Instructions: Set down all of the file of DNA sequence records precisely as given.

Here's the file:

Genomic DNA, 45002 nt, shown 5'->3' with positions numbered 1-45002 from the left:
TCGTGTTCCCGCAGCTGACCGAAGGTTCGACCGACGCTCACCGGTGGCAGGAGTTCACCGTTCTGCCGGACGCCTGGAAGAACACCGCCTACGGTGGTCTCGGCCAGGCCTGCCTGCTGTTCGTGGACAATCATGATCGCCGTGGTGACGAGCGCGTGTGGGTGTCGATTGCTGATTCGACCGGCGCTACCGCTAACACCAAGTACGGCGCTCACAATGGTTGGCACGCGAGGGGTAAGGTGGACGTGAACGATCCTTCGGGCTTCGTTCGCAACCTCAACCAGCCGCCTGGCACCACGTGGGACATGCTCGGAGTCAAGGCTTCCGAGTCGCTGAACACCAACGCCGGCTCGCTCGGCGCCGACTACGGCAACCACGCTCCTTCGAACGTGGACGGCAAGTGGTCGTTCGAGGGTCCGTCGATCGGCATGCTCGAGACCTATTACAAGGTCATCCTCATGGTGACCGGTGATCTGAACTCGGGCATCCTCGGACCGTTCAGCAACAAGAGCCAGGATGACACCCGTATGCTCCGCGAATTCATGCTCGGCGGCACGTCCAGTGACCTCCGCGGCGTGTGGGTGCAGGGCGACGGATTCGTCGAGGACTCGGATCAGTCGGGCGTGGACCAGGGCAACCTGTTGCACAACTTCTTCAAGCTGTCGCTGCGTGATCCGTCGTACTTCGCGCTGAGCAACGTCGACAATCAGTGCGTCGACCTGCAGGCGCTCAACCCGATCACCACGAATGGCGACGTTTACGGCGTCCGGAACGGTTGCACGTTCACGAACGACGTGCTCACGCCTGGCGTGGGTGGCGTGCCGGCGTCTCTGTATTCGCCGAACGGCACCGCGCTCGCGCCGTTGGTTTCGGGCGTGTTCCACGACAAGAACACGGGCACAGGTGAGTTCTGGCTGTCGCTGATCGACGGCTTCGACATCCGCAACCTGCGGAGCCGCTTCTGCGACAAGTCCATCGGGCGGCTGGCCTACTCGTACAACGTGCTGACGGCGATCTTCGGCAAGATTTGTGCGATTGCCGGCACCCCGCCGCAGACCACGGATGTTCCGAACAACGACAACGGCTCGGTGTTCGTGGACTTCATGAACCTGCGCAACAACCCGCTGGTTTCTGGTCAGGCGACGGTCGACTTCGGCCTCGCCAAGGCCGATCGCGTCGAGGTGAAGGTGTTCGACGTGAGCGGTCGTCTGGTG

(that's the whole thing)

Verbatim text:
Genomic DNA, 45002 nt, shown 5'->3' with positions numbered 1-45002 from the left:
TCGTGTTCCCGCAGCTGACCGAAGGTTCGACCGACGCTCACCGGTGGCAGGAGTTCACCGTTCTGCCGGACGCCTGGAAGAACACCGCCTACGGTGGTCTCGGCCAGGCCTGCCTGCTGTTCGTGGACAATCATGATCGCCGTGGTGACGAGCGCGTGTGGGTGTCGATTGCTGATTCGACCGGCGCTACCGCTAACACCAAGTACGGCGCTCACAATGGTTGGCACGCGAGGGGTAAGGTGGACGTGAACGATCCTTCGGGCTTCGTTCGCAACCTCAACCAGCCGCCTGGCACCACGTGGGACATGCTCGGAGTCAAGGCTTCCGAGTCGCTGAACACCAACGCCGGCTCGCTCGGCGCCGACTACGGCAACCACGCTCCTTCGAACGTGGACGGCAAGTGGTCGTTCGAGGGTCCGTCGATCGGCATGCTCGAGACCTATTACAAGGTCATCCTCATGGTGACCGGTGATCTGAACTCGGGCATCCTCGGACCGTTCAGCAACAAGAGCCAGGATGACACCCGTATGCTCCGCGAATTCATGCTCGGCGGCACGTCCAGTGACCTCCGCGGCGTGTGGGTGCAGGGCGACGGATTCGTCGAGGACTCGGATCAGTCGGGCGTGGACCAGGGCAACCTGTTGCACAACTTCTTCAAGCTGTCGCTGCGTGATCCGTCGTACTTCGCGCTGAGCAACGTCGACAATCAGTGCGTCGACCTGCAGGCGCTCAACCCGATCACCACGAATGGCGACGTTTACGGCGTCCGGAACGGTTGCACGTTCACGAACGACGTGCTCACGCCTGGCGTGGGTGGCGTGCCGGCGTCTCTGTATTCGCCGAACGGCACCGCGCTCGCGCCGTTGGTTTCGGGCGTGTTCCACGACAAGAACACGGGCACAGGTGAGTTCTGGCTGTCGCTGATCGACGGCTTCGACATCCGCAACCTGCGGAGCCGCTTCTGCGACAAGTCCATCGGGCGGCTGGCCTACTCGTACAACGTGCTGACGGCGATCTTCGGCAAGATTTGTGCGATTGCCGGCACCCCGCCGCAGACCACGGATGTTCCGAACAACGACAACGGCTCGGTGTTCGTGGACTTCATGAACCTGCGCAACAACCCGCTGGTTTCTGGTCAGGCGACGGTCGACTTCGGCCTCGCCAAGGCCGATCGCGTCGAGGTGAAGGTGTTCGACGTGAGCGGTCGTCTGGTG